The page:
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Three charged for dogfighting at Chicago daycare

Police broke up what they called one of the worst dogfighting rings Tuesday and rescued several injured dogs, including four puppies. Ten children were being watched at the time.

By David MonteroCorrespondent / September 24, 2009



Daycare facilities traditionally have lots of recreational activities. Dog fighting should not be one of them.

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But that’s what Chicago police found when they raided a child-care center in a West Chicago suburb on Tuesday and arrested three people.

The owners of the center watched children by day and fixed killer dog matches on the side. Children played on swings just feet from a garage where the animals fought.

“I am not talking doggy daycare,” said Cook County Sherrif Tom Dart, who led the investigation.

Nine of the animals – many of them mangled – were rescued. Police believe the house was one of many in a larger dog-fighting ring.

The arrests followed a series of complaints about dog fights at the house, reports the Chicago Tribune:

The day-care operator insisted she was not involved in dogfighting and said children were never near the dogs or dogfighting equipment, the sheriff's office said.
However, her husband, Charles Sutton, 42, was charged with felony dogfighting Wednesday, the sheriff's office said.
The Illinois Department of Children and Family Services, which has licensed the day-care facility since 2004, had twice received complaints about dogs at the home, said Kendall Marlowe, DCFS spokesman.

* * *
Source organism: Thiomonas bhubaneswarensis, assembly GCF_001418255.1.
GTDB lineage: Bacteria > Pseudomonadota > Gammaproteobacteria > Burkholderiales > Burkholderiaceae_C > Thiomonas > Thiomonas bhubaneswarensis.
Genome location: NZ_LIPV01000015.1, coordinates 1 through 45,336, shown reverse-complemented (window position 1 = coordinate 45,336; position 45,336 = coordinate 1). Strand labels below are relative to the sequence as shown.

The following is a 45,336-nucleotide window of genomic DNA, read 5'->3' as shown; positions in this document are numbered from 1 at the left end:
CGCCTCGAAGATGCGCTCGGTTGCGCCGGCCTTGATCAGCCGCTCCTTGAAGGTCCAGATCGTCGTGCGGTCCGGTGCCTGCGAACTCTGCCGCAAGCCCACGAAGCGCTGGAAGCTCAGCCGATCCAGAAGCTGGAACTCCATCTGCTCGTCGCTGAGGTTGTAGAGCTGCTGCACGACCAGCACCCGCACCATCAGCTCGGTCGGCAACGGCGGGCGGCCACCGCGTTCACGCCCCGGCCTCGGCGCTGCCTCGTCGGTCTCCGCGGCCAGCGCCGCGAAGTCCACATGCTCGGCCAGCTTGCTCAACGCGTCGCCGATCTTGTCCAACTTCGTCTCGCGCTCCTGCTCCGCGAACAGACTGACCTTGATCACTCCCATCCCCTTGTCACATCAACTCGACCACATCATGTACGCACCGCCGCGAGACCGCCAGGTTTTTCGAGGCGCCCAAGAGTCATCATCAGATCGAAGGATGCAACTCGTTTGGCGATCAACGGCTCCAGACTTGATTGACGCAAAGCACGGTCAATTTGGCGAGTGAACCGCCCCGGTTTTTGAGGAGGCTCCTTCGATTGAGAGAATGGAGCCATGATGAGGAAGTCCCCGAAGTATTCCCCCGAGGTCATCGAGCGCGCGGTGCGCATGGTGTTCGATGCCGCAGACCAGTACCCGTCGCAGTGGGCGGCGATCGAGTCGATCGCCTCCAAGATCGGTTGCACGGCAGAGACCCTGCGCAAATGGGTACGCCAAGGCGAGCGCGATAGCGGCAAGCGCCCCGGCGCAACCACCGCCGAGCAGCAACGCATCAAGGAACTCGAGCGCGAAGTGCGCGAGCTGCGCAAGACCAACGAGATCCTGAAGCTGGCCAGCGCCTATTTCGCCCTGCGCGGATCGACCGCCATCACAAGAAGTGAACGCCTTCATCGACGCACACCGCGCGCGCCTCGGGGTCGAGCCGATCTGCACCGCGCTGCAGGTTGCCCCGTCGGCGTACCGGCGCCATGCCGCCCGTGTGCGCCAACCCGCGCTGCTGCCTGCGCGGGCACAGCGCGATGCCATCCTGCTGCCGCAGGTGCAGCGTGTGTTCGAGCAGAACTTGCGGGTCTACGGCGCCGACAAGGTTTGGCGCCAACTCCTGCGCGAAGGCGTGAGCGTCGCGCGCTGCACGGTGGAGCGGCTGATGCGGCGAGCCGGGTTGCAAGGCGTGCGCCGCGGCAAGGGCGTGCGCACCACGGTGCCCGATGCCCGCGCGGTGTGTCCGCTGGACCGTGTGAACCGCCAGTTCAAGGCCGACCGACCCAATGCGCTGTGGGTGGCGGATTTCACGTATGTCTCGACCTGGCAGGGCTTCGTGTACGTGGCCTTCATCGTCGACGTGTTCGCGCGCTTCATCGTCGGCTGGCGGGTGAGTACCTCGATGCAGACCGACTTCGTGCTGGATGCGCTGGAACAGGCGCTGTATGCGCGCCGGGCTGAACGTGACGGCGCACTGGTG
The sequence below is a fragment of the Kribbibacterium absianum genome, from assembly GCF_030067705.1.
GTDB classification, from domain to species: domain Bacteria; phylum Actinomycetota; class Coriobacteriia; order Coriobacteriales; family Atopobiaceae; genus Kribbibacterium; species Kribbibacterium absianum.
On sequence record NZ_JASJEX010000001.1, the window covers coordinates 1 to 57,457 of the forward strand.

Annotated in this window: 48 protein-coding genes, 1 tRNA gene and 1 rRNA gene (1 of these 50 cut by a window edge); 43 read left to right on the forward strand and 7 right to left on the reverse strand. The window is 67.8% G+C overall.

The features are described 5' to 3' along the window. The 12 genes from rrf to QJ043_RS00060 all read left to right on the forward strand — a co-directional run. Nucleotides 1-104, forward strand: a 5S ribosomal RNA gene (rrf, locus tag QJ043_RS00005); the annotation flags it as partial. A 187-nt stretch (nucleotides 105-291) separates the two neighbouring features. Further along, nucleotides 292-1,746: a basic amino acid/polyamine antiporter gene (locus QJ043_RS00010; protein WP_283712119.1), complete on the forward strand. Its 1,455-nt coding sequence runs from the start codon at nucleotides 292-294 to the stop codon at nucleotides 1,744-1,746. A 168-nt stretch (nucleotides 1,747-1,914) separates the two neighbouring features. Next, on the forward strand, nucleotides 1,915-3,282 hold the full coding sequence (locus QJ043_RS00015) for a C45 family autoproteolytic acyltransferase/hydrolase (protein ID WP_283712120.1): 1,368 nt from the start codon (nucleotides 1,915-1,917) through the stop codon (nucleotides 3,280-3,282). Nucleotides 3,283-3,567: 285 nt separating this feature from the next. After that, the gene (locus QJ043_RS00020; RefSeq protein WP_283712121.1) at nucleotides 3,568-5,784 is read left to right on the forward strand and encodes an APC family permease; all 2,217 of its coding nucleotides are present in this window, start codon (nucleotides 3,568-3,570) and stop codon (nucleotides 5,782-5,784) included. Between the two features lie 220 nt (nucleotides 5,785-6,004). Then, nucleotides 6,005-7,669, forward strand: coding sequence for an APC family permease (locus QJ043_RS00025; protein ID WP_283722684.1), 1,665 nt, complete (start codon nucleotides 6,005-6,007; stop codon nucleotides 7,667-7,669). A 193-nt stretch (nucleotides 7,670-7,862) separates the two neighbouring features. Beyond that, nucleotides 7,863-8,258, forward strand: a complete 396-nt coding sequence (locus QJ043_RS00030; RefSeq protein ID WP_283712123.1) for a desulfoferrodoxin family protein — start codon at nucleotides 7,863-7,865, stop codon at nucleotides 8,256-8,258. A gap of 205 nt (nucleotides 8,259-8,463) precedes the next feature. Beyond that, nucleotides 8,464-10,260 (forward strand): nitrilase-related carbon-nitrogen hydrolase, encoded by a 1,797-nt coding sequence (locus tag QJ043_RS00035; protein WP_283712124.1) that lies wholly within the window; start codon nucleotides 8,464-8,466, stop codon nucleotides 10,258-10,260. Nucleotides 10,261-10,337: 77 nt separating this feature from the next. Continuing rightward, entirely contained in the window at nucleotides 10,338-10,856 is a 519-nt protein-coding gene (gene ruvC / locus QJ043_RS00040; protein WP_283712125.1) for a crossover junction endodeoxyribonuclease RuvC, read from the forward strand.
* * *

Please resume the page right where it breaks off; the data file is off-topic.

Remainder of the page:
Arriving at the scene, police found and rescued several injured dogs, including four puppies. What made the scene worse was the presence of children, reports The Chicago Sun-Times:

When police arrived at the daycare home, there were 10 children being watched. In a garage behind the house, police found a very aggressive pit bull, blood on the floor and bloodstains along the sides of a car. Also in the garage were syringes, medication, bite sticks and harnesses used in dogfights, [Sheriff Dart said in a press release].

Dogfighting is said to be widespread in Chicago, but Cook County police described yesterday’s incident as one of the worst of its kind, according to Chicago’s South Town Star newspaper:

"We've been doing this for a number of years, but this was as bad as we've seen," Dart said. "To be engaged in this sort of activity is disturbing enough, but to take a chance with anybody's children is reprehensible.

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